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Advice to forget: Talk things out until you agree with each other
We hate to break the news to you, but sometimes it’s just not going to happen. (Sorry, Grandma.) The good news is that this doesn’t mean your relationship is doomed. Sixty-nine percent of marriage problems are managed rather than solved, according to John Gottman’s research. The key is to avoid a “gridlocked conflict,” in which you can’t make headway in a recurring fight. At the bottom of these issues, the Gottmans have found, are core-value differences that take couples by surprise. For instance, a fight about finances isn’t just about the cash; it’s also about the meaning of money, power, freedom, and security.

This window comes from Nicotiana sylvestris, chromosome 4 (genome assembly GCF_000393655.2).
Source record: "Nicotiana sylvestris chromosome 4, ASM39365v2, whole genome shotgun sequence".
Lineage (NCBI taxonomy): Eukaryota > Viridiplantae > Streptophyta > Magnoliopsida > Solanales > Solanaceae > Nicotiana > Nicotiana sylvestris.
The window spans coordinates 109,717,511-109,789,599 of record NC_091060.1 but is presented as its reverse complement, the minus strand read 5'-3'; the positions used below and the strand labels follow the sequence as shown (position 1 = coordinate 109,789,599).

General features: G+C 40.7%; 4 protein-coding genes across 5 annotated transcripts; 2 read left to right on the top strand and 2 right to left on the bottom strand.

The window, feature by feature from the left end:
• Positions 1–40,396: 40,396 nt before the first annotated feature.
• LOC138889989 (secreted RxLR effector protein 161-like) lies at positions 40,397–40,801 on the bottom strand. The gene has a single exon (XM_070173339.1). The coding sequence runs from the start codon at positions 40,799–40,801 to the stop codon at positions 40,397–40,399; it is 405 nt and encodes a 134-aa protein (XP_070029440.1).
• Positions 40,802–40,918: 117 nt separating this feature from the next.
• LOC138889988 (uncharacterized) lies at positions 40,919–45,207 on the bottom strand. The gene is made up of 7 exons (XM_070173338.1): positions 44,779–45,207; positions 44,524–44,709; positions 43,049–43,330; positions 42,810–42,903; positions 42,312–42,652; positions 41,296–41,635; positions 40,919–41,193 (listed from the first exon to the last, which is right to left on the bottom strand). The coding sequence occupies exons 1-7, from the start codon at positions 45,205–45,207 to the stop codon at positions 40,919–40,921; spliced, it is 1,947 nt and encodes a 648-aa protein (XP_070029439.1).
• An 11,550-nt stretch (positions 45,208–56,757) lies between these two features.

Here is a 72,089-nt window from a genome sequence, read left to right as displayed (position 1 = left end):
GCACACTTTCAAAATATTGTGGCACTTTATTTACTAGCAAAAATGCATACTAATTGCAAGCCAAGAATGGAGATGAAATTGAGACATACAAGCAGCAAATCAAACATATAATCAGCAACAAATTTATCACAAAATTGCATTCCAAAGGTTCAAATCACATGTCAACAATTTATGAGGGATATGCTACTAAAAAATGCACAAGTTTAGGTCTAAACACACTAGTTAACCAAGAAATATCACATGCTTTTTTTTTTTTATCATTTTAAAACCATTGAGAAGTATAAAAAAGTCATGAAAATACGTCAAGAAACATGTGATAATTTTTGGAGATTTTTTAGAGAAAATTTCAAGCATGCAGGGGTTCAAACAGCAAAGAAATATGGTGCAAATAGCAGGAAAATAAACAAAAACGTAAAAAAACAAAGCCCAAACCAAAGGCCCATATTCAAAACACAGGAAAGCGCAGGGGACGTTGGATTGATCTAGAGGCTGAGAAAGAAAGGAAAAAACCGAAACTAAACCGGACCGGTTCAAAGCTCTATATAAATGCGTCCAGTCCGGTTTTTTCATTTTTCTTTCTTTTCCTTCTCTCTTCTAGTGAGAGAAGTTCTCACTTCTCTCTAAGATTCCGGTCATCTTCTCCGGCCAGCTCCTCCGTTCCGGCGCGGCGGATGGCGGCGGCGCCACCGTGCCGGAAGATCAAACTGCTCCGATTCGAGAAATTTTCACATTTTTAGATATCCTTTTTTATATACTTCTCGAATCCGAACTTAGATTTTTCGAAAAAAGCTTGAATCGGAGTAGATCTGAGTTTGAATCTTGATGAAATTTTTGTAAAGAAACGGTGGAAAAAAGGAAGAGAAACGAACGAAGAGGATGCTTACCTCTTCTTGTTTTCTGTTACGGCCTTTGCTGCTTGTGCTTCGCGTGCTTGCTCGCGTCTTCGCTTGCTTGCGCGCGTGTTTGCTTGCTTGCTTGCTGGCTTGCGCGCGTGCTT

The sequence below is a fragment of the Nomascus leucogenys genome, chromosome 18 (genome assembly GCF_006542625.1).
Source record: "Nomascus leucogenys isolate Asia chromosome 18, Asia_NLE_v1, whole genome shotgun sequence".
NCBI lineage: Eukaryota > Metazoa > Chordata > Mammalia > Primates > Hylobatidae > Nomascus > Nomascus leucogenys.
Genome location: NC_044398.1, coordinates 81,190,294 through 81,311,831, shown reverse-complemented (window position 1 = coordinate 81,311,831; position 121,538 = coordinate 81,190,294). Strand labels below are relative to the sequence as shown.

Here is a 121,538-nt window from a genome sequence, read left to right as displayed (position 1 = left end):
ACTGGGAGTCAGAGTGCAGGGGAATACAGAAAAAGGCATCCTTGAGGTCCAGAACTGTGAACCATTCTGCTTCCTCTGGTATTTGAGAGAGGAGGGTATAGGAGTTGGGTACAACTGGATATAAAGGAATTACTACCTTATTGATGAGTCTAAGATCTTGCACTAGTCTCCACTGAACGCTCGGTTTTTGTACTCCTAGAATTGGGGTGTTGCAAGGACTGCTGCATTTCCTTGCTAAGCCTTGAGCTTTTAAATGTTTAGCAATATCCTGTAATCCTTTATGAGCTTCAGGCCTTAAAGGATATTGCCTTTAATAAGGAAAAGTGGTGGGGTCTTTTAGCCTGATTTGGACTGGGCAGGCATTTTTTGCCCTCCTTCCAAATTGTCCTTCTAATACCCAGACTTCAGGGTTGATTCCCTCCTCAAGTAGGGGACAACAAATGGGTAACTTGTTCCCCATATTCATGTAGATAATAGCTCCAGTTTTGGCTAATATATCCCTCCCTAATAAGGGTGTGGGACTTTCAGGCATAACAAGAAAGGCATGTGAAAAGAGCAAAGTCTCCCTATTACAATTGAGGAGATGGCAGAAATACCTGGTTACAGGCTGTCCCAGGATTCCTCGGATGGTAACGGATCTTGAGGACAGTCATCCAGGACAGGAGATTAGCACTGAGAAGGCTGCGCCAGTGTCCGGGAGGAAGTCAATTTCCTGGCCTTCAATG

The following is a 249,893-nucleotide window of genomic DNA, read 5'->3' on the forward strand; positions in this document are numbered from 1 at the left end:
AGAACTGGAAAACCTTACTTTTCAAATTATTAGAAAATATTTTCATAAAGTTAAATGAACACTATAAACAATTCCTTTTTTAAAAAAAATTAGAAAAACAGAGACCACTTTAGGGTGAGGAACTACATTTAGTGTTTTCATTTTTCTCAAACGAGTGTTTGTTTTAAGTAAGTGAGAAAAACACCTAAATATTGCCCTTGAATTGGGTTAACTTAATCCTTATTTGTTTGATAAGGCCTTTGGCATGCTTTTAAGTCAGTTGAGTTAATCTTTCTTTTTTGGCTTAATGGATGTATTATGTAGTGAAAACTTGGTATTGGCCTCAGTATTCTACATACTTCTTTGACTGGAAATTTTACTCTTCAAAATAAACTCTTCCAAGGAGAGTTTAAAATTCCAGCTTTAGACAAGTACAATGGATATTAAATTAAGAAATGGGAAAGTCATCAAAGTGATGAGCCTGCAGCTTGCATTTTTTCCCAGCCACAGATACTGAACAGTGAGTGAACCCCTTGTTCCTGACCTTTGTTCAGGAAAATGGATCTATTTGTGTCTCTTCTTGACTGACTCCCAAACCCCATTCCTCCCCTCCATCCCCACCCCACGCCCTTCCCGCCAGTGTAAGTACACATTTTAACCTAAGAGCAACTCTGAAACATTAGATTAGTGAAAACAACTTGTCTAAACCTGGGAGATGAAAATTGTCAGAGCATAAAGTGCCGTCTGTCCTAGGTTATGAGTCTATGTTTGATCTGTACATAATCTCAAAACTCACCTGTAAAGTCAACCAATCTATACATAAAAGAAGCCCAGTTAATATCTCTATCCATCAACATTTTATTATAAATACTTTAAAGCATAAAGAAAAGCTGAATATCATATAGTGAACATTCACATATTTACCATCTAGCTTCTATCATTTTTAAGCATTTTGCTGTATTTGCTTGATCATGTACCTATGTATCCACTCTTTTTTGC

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You might not be able to find the perfect compromise in every situation, but by creating an open dialogue, you can discuss the issue without hurting feelings. “It would be nearly impossible to agree with your partner on every topic,” says Saladino. “The key is remaining respectful in your conversations and limiting resentment for things that aren’t discussed. Doing the hard work of finding a compromise on tough topics keeps you on the same page and your relationship healthy.” Your grandparents aren’t the only ones with plenty of great and not-so-great advice—this is the advice you should and shouldn’t follow from your in-laws.